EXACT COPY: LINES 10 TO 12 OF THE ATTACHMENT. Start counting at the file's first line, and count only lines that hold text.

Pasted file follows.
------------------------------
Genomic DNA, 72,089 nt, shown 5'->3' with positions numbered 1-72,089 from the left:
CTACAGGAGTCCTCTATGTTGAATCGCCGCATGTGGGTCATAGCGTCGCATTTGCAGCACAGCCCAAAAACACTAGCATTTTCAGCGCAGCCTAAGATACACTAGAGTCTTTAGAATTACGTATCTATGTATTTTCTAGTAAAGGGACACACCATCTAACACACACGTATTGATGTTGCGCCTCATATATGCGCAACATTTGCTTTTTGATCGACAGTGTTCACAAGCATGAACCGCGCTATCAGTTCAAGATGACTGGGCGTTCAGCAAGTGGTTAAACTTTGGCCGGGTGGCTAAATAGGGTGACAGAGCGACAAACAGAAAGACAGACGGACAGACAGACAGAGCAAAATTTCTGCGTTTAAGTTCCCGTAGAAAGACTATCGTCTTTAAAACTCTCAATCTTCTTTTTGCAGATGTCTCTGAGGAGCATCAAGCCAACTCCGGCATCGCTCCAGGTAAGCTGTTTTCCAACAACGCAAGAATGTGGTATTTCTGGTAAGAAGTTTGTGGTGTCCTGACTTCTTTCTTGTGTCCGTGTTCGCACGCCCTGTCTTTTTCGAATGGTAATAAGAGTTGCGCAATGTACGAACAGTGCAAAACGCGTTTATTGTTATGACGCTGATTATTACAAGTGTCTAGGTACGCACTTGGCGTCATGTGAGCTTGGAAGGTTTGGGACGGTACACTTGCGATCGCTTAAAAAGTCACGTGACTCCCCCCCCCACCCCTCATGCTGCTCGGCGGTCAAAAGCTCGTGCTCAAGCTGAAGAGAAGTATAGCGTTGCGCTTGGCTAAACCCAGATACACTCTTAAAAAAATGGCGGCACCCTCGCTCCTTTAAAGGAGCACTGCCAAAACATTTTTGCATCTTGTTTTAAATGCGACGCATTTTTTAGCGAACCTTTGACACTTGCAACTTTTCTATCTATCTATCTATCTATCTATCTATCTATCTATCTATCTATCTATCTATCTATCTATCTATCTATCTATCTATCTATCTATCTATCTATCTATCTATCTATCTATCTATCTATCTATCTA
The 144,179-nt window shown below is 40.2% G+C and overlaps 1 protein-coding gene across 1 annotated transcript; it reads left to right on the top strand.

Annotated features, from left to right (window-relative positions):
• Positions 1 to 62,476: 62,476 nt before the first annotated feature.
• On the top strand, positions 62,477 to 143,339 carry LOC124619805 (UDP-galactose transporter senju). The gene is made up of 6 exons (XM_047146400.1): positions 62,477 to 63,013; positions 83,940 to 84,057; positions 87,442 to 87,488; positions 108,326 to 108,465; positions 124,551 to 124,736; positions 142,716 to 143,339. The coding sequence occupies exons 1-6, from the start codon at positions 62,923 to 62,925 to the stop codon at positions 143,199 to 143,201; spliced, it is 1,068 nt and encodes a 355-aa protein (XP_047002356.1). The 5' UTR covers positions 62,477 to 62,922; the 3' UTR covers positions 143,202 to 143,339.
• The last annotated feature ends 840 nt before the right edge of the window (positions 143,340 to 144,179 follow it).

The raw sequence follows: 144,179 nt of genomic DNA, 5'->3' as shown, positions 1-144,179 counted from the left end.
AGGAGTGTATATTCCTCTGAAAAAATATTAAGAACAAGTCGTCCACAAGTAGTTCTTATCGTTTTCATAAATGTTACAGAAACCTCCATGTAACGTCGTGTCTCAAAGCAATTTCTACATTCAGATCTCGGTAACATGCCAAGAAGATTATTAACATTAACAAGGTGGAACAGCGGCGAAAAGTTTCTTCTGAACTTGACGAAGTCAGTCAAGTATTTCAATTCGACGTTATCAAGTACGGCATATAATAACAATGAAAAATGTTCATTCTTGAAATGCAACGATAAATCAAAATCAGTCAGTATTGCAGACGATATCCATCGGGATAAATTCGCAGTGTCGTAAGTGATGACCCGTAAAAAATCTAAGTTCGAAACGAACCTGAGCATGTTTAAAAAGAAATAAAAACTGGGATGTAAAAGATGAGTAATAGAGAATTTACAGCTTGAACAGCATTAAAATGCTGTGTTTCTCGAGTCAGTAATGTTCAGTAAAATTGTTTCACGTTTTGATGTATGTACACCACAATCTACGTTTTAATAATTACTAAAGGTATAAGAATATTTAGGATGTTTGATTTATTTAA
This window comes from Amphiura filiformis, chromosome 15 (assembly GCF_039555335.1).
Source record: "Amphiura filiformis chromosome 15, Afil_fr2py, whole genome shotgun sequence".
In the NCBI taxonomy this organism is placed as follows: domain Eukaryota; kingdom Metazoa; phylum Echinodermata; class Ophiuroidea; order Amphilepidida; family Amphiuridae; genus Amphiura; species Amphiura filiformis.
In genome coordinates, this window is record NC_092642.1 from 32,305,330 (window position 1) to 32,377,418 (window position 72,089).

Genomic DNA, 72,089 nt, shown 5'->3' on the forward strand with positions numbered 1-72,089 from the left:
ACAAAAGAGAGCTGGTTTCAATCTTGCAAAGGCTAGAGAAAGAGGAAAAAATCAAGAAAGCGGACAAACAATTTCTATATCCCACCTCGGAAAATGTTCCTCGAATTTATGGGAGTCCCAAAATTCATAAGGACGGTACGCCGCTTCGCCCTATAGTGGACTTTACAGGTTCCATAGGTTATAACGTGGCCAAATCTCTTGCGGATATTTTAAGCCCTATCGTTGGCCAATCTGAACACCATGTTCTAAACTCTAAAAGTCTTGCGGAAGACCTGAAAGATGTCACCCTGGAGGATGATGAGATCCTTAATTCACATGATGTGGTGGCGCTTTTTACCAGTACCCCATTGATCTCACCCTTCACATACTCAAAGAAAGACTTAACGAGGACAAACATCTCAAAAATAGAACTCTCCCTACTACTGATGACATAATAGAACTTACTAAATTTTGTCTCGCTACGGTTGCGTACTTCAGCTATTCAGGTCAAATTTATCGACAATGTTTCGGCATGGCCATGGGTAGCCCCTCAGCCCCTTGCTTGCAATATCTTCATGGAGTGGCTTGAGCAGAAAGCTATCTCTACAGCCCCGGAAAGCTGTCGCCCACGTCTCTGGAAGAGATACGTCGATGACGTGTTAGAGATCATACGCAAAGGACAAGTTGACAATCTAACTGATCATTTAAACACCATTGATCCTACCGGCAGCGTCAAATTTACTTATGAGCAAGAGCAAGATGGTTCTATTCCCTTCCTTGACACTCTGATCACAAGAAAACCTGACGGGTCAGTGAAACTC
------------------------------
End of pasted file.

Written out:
This window comes from Amphiura filiformis, chromosome 15 (assembly GCF_039555335.1).
Source record: "Amphiura filiformis chromosome 15, Afil_fr2py, whole genome shotgun sequence".
In the NCBI taxonomy this organism is placed as follows: domain Eukaryota; kingdom Metazoa; phylum Echinodermata; class Ophiuroidea; order Amphilepidida; family Amphiuridae; genus Amphiura; species Amphiura filiformis.